"Life on Mars" has a lot in common with "Mad Men" and "Swingtown." It's debut episode is an orgy of look-how-different-things-were-then moments. Upon landing in 1973, Sam, still dazed, tells a cop he needs his cell, to which the officer replies, "what do you need to sell?" When Sam says he was driving his Jeep, the cop asks him, "You were driving a military vehicle?" At the precinct, when Sam asks where his computer is, his colleagues make fun of him, saying he thinks he's in "2001: A Space Odyssey." Ray remarks that it will take a couple of weeks to get fingerprint results back from the lab, and when Sam is shocked, Chris says he knows that it's amazing they can get the results so quickly now. Men talk crassly to women in an un-P.C. manner that seems unimaginable to 2008 ears. Ray smokes in the morgue while they inspect the body of a victim. Gene routinely beats suspects in a way that makes you understand why federal civil rights laws were needed. The streets are filled with hippies, flower children and guys with afros, and the men all sport groovy mod clothes and cool sideburns (and some guys have mustaches), explaining what we now mean when we say someone looks like a 1970s porn star. There is the famous "plop plop, fizz, fizz" Alka-Seltzer commercial, and the soundtrack is packed with music from the era, from well-known standards like The Who's "Baba O'Riley" to curiosities like "Little Willie" by Sweet and David Bowie's song that gives the show its title.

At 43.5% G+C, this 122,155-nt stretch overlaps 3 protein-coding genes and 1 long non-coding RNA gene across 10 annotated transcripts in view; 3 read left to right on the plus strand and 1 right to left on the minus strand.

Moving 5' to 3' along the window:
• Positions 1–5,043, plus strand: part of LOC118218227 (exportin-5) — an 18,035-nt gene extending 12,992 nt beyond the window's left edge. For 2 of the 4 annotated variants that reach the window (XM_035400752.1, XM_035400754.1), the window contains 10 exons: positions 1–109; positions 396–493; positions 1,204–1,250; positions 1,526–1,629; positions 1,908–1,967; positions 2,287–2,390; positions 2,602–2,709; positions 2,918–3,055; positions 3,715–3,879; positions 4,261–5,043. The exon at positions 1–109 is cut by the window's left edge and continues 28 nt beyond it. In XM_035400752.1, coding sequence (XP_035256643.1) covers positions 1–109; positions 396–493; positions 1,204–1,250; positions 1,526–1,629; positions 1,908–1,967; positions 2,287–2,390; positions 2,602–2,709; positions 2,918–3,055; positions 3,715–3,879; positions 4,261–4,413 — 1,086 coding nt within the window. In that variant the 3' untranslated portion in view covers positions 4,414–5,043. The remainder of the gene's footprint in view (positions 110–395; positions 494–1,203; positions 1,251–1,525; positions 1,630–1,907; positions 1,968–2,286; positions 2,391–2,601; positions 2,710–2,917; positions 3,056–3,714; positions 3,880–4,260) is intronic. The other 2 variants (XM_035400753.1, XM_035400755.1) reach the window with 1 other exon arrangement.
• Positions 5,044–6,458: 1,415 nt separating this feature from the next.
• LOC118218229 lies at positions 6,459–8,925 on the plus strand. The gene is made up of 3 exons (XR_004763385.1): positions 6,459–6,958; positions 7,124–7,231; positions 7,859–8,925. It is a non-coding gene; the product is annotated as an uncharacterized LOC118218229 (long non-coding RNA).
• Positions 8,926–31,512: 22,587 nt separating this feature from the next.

Like "Mad Men" and "Swingtown," "Life on Mars" has more to it than just the shock value of comparing eras. But rather than dig into the hypocrisies of staid suburban life, the show is a first-rate police procedural with the sci-fi element of time travel. Sam's central problem -- Why is he in 1973 and how can can he get back home? -- is compelling. We've all felt like fish out of water at times. And the poignancy of Sam experiencing this displacement as his girlfriend may be in mortal danger, and after he didn't step up to the plate like he should have for her in their relationship, is strong.